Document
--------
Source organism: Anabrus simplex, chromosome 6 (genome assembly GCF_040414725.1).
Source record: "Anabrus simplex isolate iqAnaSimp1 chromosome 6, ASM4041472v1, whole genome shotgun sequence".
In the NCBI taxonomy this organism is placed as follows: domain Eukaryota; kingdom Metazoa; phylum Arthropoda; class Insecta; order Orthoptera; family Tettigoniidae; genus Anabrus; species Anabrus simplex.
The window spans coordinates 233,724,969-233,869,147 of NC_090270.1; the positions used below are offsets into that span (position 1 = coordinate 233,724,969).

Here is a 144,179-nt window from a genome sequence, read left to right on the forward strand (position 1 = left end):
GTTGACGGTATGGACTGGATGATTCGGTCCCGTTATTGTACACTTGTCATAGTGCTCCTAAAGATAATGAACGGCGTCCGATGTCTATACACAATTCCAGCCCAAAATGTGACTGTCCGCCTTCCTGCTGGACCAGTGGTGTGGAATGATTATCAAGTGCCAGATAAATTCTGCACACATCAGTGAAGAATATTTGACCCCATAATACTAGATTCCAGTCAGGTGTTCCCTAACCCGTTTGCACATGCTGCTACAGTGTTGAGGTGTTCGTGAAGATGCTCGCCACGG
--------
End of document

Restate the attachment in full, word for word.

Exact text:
Source organism: Anabrus simplex, chromosome 6 (genome assembly GCF_040414725.1).
Source record: "Anabrus simplex isolate iqAnaSimp1 chromosome 6, ASM4041472v1, whole genome shotgun sequence".
In the NCBI taxonomy this organism is placed as follows: domain Eukaryota; kingdom Metazoa; phylum Arthropoda; class Insecta; order Orthoptera; family Tettigoniidae; genus Anabrus; species Anabrus simplex.
The window spans coordinates 233,724,969-233,869,147 of NC_090270.1; the positions used below are offsets into that span (position 1 = coordinate 233,724,969).

Here is a 144,179-nt window from a genome sequence, read left to right on the forward strand (position 1 = left end):
GTTGACGGTATGGACTGGATGATTCGGTCCCGTTATTGTACACTTGTCATAGTGCTCCTAAAGATAATGAACGGCGTCCGATGTCTATACACAATTCCAGCCCAAAATGTGACTGTCCGCCTTCCTGCTGGACCAGTGGTGTGGAATGATTATCAAGTGCCAGATAAATTCTGCACACATCAGTGAAGAATATTTGACCCCATAATACTAGATTCCAGTCAGGTGTTCCCTAACCCGTTTGCACATGCTGCTACAGTGTTGAGGTGTTCGTGAAGATGCTCGCCACGG